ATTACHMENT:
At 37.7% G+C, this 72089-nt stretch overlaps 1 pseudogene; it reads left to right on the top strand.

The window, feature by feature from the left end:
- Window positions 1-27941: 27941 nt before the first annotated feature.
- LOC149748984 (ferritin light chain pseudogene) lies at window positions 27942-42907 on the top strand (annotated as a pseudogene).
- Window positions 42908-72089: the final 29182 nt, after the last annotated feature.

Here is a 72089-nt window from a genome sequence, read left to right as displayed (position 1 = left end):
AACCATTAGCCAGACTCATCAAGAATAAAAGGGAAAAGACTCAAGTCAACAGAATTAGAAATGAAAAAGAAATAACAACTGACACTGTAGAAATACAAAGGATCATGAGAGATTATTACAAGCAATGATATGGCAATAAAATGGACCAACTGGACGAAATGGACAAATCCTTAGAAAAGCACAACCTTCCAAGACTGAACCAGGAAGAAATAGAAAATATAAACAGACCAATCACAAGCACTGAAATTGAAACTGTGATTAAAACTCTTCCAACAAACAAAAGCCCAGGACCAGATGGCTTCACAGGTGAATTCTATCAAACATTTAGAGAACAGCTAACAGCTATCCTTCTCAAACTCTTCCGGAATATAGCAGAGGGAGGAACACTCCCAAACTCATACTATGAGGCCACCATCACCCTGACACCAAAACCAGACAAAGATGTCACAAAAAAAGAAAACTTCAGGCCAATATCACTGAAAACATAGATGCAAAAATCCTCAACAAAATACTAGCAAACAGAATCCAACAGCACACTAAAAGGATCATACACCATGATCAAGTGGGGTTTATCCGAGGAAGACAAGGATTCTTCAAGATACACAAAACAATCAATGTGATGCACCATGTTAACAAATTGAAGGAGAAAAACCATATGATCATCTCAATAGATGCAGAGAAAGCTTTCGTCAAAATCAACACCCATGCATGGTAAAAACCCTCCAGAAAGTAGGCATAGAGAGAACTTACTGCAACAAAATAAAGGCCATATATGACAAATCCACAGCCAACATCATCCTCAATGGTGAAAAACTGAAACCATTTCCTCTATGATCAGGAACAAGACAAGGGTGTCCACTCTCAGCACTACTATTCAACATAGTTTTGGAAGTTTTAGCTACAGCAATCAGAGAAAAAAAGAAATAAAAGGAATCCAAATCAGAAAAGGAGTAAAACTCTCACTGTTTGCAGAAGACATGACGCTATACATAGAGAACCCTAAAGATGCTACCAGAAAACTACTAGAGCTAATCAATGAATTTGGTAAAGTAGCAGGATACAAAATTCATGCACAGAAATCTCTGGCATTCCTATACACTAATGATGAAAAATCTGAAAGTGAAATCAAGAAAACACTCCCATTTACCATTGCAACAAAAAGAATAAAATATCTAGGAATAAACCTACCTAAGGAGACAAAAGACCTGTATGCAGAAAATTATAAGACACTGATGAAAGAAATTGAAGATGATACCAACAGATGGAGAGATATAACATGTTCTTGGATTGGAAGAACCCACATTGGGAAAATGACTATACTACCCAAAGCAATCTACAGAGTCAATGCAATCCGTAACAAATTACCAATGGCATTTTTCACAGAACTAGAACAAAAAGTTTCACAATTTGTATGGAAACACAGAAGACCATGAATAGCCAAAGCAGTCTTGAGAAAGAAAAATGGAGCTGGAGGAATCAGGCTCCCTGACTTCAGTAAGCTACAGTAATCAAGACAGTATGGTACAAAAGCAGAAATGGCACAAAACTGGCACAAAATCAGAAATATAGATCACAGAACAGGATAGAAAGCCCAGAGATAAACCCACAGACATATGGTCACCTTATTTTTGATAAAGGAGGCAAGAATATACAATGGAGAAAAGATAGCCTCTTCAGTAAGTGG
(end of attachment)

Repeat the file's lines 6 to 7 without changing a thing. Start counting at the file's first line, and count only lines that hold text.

Here is a 72089-nt window from a genome sequence, read left to right as displayed (position 1 = left end):
AACCATTAGCCAGACTCATCAAGAATAAAAGGGAAAAGACTCAAGTCAACAGAATTAGAAATGAAAAAGAAATAACAACTGACACTGTAGAAATACAAAGGATCATGAGAGATTATTACAAGCAATGATATGGCAATAAAATGGACCAACTGGACGAAATGGACAAATCCTTAGAAAAGCACAACCTTCCAAGACTGAACCAGGAAGAAATAGAAAATATAAACAGACCAATCACAAGCACTGAAATTGAAACTGTGATTAAAACTCTTCCAACAAACAAAAGCCCAGGACCAGATGGCTTCACAGGTGAATTCTATCAAACATTTAGAGAACAGCTAACAGCTATCCTTCTCAAACTCTTCCGGAATATAGCAGAGGGAGGAACACTCCCAAACTCATACTATGAGGCCACCATCACCCTGACACCAAAACCAGACAAAGATGTCACAAAAAAAGAAAACTTCAGGCCAATATCACTGAAAACATAGATGCAAAAATCCTCAACAAAATACTAGCAAACAGAATCCAACAGCACACTAAAAGGATCATACACCATGATCAAGTGGGGTTTATCCGAGGAAGACAAGGATTCTTCAAGATACACAAAACAATCAATGTGATGCACCATGTTAACAAATTGAAGGAGAAAAACCATATGATCATCTCAATAGATGCAGAGAAAGCTTTCGTCAAAATCAACACCCATGCATGGTAAAAACCCTCCAGAAAGTAGGCATAGAGAGAACTTACTGCAACAAAATAAAGGCCATATATGACAAATCCACAGCCAACATCATCCTCAATGGTGAAAAACTGAAACCATTTCCTCTATGATCAGGAACAAGACAAGGGTGTCCACTCTCAGCACTACTATTCAACATAGTTTTGGAAGTTTTAGCTACAGCAATCAGAGAAAAAAAGAAATAAAAGGAATCCAAATCAGAAAAGGAGTAAAACTCTCACTGTTTGCAGAAGACATGACGCTATACATAGAGAACCCTAAAGATGCTACCAGAAAACTACTAGAGCTAATCAATGAATTTGGTAAAGTAGCAGGATACAAAATTCATGCACAGAAATCTCTGGCATTCCTATACACTAATGATGAAAAATCTGAAAGTGAAATCAAGAAAACACTCCCATTTACCATTGCAACAAAAAGAATAAAATATCTAGGAATAAACCTACCTAAGGAGACAAAAGACCTGTATGCAGAAAATTATAAGACACTGATGAAAGAAATTGAAGATGATACCAACAGATGGAGAGATATAACATGTTCTTGGATTGGAAGAACCCACATTGGGAAAATGACTATACTACCCAAAGCAATCTACAGAGTCAATGCAATCCGTAACAAATTACCAATGGCATTTTTCACAGAACTAGAACAAAAAGTTTCACAATTTGTATGGAAACACAGAAGACCATGAATAGCCAAAGCAGTCTTGAGAAAGAAAAATGGAGCTGGAGGAATCAGGCTCCCTGACTTCAGTAAGCTACAGTAATCAAGACAGTATGGTACAAAAGCAGAAATGGCACAAAACTGGCACAAAATCAGAAATATAGATCACAGAACAGGATAGAAAGCCCAGAGATAAACCCACAGACATATGGTCACCTTATTTTTGATAAAGGAGGCAAGAATATACAATGGAGAAAAGATAGCCTCTTCAGTAAGTGG